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Saturday, February 05, 2005

Ossie Davis

Steve Gilliard writes of Ossie Davis' passing:

Acting may have been his job, but his life was about serving his people, both blacks and New York. He never courted controversy, but he never shied away from the controversal. He was at home on the stage and next to everyone from Bayard Rustin to Al Sharpton. Unlike so many today, he didn't think politics was a bad thing. But he didn't wear them on his his sleeve like some, either.

In his passing, we can reflect how so many performers today are so cowardly. They only care about their money and their homes. Davis and his wife cared about the world around them, and his legacy of commitment, courage and support reflect a life well lived.


I never knew about Ossie Davis until that Burt Reynold's show, Evening Shade, I believe. I was a fascinated viewer of that show, in part because we have an Evening Shade here, but also because it was really a pretty funny show. At least if you're a hillbilly. Kind of like an all grown up Mayberry.

More important, however, is that, although I was unaware of all of Davis' activities, I was aware that political activism and acts of generosity and grassroots progressivism were simply a part of the general overall atmosphee, even in the worst of times. But that sure has changed.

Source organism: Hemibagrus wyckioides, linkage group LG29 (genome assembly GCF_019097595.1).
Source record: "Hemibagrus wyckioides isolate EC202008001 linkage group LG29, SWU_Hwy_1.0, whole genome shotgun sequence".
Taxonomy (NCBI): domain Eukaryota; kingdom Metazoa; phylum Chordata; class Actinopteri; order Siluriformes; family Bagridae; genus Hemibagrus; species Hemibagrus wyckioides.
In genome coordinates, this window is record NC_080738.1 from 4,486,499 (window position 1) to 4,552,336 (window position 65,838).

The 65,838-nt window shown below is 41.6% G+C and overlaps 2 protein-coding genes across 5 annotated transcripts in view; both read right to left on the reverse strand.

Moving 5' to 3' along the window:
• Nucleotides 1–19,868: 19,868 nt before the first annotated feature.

Sure, my perspective is slanted because I rarely see television --- I can't get it out here unless I want to put up a satellite dish bigger than my home [an old redneck stereotype which is absolutely true]. And when I do see it, I'm horrified by what those people look like. They're emaciated. Nipped and tucked and siliconed and hairdoed and implanted until they're not even human. 30 year olds who look 65 because everything's been pinned up so tightly.

They don't *do* activism. I'm not sure they even have the ability to comprehend what's happening in this world or to understand what extraordinary times these are.

I think I took the Ossie Davises a bit too much for granted. But not anymore. Yes he lived a good life. But his passing signifies the loss of yet one more shaper of a landscape which we are now seeing destroyed.

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